During her decade as an entertainment journalist, Gillian Flynn heard all the stories about unsuspecting novelists who got mugged by Hollywood.
As a writer/editor for Entertainment Weekly, Flynn was familiar with the hard lessons shared by writers who had sold their stories to the movies with unhappy consequences: Cash the check. Run away as fast as you can. Don’t look back.
Happily, the Kansas City-reared Flynn ignored that conventional wisdom in adapting her best-selling novel “Gone Girl” for the screen.
She wrote the screenplay, and with director David Fincher (“Fight Club,” “Zodiac,” “The Social Network”) has fashioned a clever, mind-bending thriller — one of the best in years..
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Flynn, 44, lives in Chicago with her lawyer husband and two children, but on Friday, when “Gone Girl,” opens, she plans to be in KC to catch the film with a couple dozen or so members of her extended family.
“It was thrilling to see it all come together,” said the graduate of Bishop Miege High School and the University of Kansas.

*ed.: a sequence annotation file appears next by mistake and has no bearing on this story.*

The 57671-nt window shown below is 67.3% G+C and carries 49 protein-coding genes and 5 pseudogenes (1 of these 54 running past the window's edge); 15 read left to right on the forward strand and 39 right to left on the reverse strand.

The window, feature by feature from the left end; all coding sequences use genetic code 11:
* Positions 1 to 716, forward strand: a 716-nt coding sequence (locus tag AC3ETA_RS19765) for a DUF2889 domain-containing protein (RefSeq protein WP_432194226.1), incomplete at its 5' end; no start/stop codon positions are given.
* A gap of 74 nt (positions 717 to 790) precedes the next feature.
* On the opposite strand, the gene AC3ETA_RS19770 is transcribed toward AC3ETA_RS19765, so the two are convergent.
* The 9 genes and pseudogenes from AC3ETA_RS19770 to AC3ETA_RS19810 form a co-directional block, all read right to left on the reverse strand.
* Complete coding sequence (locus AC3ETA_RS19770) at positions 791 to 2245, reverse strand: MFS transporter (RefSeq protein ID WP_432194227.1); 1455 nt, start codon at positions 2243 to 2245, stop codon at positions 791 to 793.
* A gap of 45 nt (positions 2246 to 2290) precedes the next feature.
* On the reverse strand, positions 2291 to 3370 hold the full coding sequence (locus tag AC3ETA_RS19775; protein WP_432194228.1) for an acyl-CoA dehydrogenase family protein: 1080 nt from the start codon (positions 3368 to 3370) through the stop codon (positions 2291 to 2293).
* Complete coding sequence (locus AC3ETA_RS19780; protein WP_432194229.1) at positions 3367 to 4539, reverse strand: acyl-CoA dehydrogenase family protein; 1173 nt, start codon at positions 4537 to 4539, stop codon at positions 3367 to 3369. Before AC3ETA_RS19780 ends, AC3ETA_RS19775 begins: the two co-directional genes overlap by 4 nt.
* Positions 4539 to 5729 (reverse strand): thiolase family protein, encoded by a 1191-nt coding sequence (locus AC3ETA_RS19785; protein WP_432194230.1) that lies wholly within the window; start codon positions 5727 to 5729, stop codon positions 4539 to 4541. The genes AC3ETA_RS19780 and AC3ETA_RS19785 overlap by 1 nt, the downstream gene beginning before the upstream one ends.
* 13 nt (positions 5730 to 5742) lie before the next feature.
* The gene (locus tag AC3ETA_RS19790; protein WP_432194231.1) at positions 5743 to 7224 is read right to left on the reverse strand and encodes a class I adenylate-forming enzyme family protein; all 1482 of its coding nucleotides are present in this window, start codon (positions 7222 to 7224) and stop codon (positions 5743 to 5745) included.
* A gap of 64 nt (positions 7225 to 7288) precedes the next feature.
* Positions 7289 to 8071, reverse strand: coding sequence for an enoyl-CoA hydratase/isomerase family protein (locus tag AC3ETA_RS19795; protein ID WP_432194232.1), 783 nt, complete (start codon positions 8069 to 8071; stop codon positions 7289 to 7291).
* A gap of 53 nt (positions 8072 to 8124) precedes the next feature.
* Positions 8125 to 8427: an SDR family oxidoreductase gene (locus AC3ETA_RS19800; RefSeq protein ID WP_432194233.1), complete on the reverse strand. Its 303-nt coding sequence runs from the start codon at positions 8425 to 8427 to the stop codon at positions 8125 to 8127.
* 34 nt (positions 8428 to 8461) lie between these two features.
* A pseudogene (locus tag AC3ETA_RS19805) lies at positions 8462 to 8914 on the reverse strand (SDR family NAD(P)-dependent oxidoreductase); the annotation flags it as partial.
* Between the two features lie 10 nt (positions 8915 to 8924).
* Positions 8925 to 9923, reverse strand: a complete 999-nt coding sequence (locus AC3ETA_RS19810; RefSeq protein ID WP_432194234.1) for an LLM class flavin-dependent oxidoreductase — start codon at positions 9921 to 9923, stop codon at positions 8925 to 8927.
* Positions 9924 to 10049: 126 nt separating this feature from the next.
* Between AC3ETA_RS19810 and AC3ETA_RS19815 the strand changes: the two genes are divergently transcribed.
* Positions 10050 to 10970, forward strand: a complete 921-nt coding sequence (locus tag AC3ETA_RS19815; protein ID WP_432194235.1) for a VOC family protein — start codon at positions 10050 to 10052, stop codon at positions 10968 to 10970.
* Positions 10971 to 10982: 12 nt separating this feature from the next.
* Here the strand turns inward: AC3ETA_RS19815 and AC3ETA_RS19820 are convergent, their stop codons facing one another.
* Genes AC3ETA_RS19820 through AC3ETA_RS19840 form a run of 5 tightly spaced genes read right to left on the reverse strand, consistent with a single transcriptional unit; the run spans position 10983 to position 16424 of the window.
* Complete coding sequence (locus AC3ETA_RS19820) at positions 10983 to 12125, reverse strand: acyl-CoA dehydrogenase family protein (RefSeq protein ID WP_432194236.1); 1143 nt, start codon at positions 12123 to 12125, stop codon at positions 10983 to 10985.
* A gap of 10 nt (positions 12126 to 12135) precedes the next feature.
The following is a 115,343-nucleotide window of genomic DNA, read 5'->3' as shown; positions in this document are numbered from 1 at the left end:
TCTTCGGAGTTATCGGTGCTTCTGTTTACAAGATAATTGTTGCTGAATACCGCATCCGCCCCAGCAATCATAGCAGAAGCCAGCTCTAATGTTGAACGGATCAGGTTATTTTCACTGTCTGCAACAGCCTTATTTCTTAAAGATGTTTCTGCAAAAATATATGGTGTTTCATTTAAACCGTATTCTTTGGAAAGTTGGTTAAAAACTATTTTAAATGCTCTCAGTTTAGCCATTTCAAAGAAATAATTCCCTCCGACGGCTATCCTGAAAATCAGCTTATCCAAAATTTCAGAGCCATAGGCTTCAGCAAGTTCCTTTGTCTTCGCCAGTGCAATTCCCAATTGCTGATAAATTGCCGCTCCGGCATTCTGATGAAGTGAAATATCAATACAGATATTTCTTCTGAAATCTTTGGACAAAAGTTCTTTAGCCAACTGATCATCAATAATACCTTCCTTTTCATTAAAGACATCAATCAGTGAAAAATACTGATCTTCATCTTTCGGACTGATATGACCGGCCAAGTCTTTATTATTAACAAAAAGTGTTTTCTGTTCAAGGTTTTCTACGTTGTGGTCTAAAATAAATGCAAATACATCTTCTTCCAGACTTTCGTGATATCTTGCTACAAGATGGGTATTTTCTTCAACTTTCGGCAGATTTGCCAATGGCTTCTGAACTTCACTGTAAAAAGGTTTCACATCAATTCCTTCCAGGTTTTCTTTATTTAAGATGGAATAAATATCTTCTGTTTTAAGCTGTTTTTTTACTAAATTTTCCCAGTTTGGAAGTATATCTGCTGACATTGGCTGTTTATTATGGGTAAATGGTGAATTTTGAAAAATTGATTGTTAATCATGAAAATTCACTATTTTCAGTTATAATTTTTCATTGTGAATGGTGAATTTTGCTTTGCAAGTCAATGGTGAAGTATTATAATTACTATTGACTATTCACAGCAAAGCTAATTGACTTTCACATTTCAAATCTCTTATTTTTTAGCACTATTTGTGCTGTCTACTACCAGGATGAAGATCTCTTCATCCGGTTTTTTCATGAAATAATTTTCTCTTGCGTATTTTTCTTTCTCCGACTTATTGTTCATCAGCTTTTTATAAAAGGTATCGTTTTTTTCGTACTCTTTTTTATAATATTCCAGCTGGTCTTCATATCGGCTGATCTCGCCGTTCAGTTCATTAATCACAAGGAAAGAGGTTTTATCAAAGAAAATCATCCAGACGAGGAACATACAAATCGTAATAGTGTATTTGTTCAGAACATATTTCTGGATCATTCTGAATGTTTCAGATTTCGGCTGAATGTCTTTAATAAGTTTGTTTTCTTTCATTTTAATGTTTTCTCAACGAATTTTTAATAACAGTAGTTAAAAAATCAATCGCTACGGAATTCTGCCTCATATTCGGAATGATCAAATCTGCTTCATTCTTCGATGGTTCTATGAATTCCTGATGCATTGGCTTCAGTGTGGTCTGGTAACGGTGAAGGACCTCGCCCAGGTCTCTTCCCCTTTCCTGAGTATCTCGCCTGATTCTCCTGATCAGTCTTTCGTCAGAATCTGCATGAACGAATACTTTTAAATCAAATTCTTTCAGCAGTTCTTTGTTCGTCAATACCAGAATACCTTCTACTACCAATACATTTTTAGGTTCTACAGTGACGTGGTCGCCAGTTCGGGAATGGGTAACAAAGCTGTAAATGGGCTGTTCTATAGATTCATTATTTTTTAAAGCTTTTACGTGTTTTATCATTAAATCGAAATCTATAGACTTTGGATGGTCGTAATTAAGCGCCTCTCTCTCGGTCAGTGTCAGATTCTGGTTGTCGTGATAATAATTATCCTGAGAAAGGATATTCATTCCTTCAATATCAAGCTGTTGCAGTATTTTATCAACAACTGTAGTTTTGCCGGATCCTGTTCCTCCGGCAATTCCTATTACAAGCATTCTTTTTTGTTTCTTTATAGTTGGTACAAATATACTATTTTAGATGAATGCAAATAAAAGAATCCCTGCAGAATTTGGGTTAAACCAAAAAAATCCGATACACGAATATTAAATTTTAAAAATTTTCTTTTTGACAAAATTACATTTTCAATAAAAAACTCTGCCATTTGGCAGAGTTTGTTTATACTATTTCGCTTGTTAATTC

“As someone who covered movies for many years, I know that most of the time it doesn’t turn out so well for the original author,” she said. “What was different this time around was that I had a great director who really liked the book and didn’t want to turn it into something other than what it already was.
“David Fincher liked the same things in the book that I liked. He wanted a faithful screen adaptation, not a whole new thing.”
Nevertheless, the adaptation process was tough. In bringing to the screen the tense and often bleakly funny story of Nick Dunne (Ben Affleck), who falls under suspicion when his beautiful wife, Amy (Rosamund Pike), vanishes on their fifth wedding anniversary, Flynn faced some challenges.
First there was the novel’s telling of the yarn through two conflicting first-person narratives, one from Nick and the other from Amy in the form of a diary. Flynn desperately wanted to retain those two voices, but in a manner that was cinematic rather than literary.
The narrative had to be tightened, digressions limited and some characters reduced to walk-on status or eliminated.
“It was equal parts invigorating and terrifying,” Flynn said. “I never like to stop writing a piece — there’s always something more I want to do to make it better. So to be able to revisit one of my stories and rewrite it from a different angle — that was really attractive.